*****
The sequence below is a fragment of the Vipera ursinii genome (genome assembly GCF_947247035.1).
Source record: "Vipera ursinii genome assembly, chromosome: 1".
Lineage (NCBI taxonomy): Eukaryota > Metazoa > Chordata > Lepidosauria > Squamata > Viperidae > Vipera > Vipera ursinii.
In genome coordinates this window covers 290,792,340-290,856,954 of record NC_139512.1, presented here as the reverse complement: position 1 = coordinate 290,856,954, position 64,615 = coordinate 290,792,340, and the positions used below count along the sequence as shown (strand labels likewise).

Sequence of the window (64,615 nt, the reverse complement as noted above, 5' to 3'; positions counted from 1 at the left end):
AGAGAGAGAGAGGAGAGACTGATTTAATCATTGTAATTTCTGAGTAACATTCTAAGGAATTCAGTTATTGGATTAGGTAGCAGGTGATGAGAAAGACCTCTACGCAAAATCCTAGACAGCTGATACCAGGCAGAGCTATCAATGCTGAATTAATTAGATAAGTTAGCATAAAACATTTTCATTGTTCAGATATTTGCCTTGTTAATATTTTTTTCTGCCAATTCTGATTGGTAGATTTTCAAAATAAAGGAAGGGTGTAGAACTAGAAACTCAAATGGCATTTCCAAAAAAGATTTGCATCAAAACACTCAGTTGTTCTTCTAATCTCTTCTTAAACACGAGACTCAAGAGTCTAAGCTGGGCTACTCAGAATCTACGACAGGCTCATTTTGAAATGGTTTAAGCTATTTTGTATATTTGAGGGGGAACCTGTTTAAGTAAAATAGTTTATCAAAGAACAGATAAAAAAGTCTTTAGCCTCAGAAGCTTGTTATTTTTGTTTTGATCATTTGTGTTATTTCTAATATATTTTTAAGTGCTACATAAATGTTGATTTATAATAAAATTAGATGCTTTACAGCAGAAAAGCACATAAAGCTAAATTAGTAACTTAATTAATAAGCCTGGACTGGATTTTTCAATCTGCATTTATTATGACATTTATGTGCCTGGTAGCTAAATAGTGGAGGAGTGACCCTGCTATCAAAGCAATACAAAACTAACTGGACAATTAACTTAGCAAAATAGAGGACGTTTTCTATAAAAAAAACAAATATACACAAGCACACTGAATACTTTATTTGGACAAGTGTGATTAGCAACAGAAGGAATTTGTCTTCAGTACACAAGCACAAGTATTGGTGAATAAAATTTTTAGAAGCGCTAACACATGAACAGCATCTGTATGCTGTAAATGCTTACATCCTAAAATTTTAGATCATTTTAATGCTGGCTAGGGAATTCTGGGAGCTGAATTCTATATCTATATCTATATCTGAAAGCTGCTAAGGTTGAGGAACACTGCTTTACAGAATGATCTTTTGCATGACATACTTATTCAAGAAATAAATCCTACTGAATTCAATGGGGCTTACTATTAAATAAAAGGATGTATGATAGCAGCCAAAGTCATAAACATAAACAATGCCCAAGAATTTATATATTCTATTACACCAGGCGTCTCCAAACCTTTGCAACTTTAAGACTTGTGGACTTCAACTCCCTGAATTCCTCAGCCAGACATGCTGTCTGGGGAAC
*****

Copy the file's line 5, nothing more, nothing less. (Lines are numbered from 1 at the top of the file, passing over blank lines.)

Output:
Sequence of the window (64,615 nt, the reverse complement as noted above, 5' to 3'; positions counted from 1 at the left end):